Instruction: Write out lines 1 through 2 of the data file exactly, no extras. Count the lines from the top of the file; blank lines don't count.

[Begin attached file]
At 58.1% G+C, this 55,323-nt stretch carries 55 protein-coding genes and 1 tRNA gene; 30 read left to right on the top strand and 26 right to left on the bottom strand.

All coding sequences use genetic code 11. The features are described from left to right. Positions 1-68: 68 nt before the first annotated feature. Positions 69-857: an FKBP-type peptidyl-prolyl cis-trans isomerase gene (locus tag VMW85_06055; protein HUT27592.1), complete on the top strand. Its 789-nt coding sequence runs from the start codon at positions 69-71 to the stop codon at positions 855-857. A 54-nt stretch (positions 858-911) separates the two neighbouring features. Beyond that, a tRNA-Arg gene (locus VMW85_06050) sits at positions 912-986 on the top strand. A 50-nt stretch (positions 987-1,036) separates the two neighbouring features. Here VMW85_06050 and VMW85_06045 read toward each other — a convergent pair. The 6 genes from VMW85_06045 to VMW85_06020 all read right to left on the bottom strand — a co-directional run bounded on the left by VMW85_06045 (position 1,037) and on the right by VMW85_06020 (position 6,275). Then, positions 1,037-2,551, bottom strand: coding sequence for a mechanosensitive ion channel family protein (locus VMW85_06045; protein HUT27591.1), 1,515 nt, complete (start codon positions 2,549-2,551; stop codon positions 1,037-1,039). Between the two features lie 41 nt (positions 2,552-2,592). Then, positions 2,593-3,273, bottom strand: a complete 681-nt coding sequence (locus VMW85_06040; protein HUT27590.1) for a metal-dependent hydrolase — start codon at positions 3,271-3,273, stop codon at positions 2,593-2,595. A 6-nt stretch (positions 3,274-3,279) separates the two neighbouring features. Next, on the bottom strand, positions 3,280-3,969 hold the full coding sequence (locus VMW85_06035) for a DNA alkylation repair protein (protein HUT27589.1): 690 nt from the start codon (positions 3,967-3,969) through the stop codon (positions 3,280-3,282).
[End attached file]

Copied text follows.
At 58.1% G+C, this 55,323-nt stretch carries 55 protein-coding genes and 1 tRNA gene; 30 read left to right on the top strand and 26 right to left on the bottom strand.

All coding sequences use genetic code 11. The features are described from left to right. Positions 1-68: 68 nt before the first annotated feature. Positions 69-857: an FKBP-type peptidyl-prolyl cis-trans isomerase gene (locus tag VMW85_06055; protein HUT27592.1), complete on the top strand. Its 789-nt coding sequence runs from the start codon at positions 69-71 to the stop codon at positions 855-857. A 54-nt stretch (positions 858-911) separates the two neighbouring features. Beyond that, a tRNA-Arg gene (locus VMW85_06050) sits at positions 912-986 on the top strand. A 50-nt stretch (positions 987-1,036) separates the two neighbouring features. Here VMW85_06050 and VMW85_06045 read toward each other — a convergent pair. The 6 genes from VMW85_06045 to VMW85_06020 all read right to left on the bottom strand — a co-directional run bounded on the left by VMW85_06045 (position 1,037) and on the right by VMW85_06020 (position 6,275). Then, positions 1,037-2,551, bottom strand: coding sequence for a mechanosensitive ion channel family protein (locus VMW85_06045; protein HUT27591.1), 1,515 nt, complete (start codon positions 2,549-2,551; stop codon positions 1,037-1,039). Between the two features lie 41 nt (positions 2,552-2,592). Then, positions 2,593-3,273, bottom strand: a complete 681-nt coding sequence (locus VMW85_06040; protein HUT27590.1) for a metal-dependent hydrolase — start codon at positions 3,271-3,273, stop codon at positions 2,593-2,595. A 6-nt stretch (positions 3,274-3,279) separates the two neighbouring features. Next, on the bottom strand, positions 3,280-3,969 hold the full coding sequence (locus VMW85_06035) for a DNA alkylation repair protein (protein HUT27589.1): 690 nt from the start codon (positions 3,967-3,969) through the stop codon (positions 3,280-3,282).